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The Ancient Shore: Dispatches from Naplesby Shirley Hazzard
Synopses & Reviews
Born in Australia, Shirley Hazzard first moved to Naples as a young woman in the 1950s to take up a job with the United Nations. It was the beginning of a long love affair with the city. The Ancient Shore collects the best of Hazzards writings on Naples, along with a classic New Yorker essay by her late husband, Francis Steegmuller. For the pair, both insatiable readers, the Naples of Pliny, Gibbon, and Auden is constantly alive to them in the present.
With Hazzard as our guide, we encounter Henry James, Oscar Wilde, and of course Goethe, but Hazzards concern is primarily with the Naples of our own time—often violently unforgiving to innocent tourists, but able to transport the visitor who attends patiently to its rhythms and history. A town shadowed by both the symbol and the reality of Vesuvius can never fail to acknowledge the essential precariousness of life—nor, as the lover of Naples discovers, the human compassion, generosity, and friendship that are necessary to sustain it.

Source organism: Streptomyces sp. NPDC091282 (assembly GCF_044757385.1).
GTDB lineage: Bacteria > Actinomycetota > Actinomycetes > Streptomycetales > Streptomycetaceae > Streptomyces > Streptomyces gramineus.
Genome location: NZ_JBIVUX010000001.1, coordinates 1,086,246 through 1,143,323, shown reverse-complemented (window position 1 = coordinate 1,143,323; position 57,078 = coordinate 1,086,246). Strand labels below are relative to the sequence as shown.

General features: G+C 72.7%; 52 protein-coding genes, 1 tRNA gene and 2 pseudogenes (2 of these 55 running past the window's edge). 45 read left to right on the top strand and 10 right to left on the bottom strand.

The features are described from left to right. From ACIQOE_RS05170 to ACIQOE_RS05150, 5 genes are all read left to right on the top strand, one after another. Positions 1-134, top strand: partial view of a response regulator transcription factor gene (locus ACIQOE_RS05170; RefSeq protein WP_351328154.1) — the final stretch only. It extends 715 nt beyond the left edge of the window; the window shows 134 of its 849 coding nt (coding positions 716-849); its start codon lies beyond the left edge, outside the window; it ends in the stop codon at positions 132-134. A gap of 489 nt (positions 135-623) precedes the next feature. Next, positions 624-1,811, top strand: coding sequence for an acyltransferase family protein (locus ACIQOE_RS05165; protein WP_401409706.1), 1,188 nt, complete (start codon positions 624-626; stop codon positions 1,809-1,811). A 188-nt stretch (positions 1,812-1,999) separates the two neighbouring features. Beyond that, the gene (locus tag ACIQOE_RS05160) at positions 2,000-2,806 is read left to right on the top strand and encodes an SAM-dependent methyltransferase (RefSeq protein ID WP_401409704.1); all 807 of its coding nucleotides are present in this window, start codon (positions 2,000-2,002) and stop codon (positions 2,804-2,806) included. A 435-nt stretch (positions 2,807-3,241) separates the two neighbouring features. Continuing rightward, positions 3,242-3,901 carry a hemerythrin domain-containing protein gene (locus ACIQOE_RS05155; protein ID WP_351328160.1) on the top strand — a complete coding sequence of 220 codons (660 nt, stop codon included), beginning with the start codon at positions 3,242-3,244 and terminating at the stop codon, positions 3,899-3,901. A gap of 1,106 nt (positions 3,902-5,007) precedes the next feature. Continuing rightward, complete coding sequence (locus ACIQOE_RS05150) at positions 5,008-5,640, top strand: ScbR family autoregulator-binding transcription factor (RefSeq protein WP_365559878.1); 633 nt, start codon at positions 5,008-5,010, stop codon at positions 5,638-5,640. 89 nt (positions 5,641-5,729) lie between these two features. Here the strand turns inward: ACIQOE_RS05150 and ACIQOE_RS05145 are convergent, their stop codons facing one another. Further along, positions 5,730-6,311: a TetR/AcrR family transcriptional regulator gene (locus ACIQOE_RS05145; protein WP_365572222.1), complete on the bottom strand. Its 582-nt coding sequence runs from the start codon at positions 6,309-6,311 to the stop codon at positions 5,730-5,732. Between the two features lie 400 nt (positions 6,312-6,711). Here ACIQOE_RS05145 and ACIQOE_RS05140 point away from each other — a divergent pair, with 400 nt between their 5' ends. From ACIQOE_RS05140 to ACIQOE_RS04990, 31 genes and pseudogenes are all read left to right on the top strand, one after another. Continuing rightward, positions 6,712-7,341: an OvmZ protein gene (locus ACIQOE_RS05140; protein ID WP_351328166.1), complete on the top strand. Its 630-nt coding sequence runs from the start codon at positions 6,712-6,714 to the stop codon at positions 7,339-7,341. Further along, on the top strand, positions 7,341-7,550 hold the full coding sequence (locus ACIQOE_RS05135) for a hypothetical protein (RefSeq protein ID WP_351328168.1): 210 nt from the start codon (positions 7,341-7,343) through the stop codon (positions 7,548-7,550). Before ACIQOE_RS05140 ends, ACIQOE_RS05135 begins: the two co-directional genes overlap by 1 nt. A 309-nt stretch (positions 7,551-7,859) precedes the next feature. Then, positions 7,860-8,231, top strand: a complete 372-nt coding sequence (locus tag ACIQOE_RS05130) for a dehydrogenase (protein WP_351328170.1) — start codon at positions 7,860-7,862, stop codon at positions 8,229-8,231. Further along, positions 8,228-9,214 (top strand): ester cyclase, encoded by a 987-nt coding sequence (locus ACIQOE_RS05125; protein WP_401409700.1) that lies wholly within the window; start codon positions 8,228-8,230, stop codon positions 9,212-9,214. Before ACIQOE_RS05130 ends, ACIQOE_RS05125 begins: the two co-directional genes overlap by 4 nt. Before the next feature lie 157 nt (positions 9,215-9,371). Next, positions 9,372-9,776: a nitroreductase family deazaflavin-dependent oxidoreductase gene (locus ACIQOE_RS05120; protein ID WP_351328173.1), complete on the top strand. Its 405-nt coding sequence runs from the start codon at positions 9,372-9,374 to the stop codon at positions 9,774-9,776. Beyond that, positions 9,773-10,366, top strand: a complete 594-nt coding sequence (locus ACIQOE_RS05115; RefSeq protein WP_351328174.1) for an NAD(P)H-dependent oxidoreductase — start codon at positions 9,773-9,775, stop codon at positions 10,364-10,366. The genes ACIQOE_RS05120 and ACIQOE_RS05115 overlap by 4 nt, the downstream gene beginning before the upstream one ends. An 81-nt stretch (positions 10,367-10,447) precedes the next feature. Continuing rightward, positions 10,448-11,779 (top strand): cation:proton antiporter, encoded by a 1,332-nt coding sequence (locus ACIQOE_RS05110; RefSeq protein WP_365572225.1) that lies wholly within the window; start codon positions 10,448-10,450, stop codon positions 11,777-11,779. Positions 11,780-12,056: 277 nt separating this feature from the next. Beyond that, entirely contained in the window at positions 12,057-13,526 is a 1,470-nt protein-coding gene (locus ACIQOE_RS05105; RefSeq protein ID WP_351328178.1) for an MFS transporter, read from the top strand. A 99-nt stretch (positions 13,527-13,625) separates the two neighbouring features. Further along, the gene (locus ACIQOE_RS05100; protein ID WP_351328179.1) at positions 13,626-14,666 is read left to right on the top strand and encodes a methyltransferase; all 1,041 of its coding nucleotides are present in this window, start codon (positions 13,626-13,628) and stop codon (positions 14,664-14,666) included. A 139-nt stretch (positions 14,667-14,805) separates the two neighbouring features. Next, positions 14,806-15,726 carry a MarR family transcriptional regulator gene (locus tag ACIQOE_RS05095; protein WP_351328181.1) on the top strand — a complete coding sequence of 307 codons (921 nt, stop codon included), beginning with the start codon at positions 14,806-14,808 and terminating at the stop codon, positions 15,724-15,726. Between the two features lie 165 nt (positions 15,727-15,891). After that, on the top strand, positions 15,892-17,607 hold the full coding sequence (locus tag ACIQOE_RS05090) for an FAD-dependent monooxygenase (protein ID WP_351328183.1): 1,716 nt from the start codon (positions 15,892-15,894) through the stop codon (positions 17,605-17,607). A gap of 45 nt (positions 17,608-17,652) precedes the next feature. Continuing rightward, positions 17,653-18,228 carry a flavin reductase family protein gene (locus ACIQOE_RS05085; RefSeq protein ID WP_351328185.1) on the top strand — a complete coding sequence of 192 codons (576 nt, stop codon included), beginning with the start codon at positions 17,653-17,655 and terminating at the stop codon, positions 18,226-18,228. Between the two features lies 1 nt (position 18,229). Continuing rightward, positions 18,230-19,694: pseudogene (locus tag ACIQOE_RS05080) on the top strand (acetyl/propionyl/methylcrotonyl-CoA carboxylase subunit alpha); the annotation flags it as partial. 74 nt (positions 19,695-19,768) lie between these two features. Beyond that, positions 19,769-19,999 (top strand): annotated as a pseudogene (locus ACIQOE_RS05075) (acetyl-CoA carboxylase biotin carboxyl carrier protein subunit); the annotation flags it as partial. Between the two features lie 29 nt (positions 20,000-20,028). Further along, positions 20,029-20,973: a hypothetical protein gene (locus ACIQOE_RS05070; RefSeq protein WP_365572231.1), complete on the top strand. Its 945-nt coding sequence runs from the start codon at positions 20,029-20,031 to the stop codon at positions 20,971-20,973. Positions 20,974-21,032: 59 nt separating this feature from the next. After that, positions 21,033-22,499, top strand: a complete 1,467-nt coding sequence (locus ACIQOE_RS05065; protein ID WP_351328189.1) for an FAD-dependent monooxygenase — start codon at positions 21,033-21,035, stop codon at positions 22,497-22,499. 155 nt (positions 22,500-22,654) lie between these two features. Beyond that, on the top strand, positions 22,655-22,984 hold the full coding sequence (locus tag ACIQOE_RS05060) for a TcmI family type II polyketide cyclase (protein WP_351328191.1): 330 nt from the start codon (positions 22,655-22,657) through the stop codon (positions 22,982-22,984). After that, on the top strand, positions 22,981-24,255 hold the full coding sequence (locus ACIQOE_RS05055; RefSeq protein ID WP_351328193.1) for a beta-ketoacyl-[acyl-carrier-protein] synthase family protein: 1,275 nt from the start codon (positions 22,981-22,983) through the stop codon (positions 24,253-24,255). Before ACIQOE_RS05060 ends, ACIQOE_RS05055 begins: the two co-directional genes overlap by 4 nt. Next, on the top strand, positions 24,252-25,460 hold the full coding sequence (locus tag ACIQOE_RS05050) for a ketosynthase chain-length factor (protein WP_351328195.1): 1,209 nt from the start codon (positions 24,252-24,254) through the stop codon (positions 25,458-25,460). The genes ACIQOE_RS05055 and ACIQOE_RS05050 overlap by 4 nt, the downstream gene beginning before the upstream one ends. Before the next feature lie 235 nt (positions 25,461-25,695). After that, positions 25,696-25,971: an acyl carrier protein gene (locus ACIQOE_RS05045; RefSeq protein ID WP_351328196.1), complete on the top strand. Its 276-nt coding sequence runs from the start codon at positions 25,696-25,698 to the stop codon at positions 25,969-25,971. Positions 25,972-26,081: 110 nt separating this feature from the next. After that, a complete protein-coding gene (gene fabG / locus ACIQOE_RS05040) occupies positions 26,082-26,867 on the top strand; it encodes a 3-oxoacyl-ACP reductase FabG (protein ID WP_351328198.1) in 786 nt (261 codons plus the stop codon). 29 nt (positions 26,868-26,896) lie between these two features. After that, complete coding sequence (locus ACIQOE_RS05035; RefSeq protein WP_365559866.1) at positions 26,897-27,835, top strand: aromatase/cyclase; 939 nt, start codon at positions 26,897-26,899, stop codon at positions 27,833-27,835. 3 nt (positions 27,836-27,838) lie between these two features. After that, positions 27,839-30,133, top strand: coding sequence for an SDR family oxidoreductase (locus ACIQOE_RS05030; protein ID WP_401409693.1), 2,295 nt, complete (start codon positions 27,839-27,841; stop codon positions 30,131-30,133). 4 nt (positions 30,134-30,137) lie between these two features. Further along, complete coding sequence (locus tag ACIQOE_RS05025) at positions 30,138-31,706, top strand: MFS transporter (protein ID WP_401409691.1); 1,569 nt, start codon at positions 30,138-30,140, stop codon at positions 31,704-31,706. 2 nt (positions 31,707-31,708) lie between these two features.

Beautifully illustrated by photographs from such masters as Henri Cartier-Bresson and Herbert List, The Ancient Shore is a lyrical letter to a lifelong love: honest and clear-eyed, yet still fervently, endlessly enchanted.
“Much larger than all its parts, this book does full justice to a place, and a time, where ‘nothing was pristine, except the light.”—Bookforum
“Deep in the spell of Italy, Hazzard parses the difference between visiting and living and working in a foreign country. She writes with enormous eloquence and passion of the beauty of getting lost in a place.”—Susan Slater Reynolds, Los Angeles Times
“The two voices join in exquisite harmony. . . . A lovely book.”—Booklist, starred review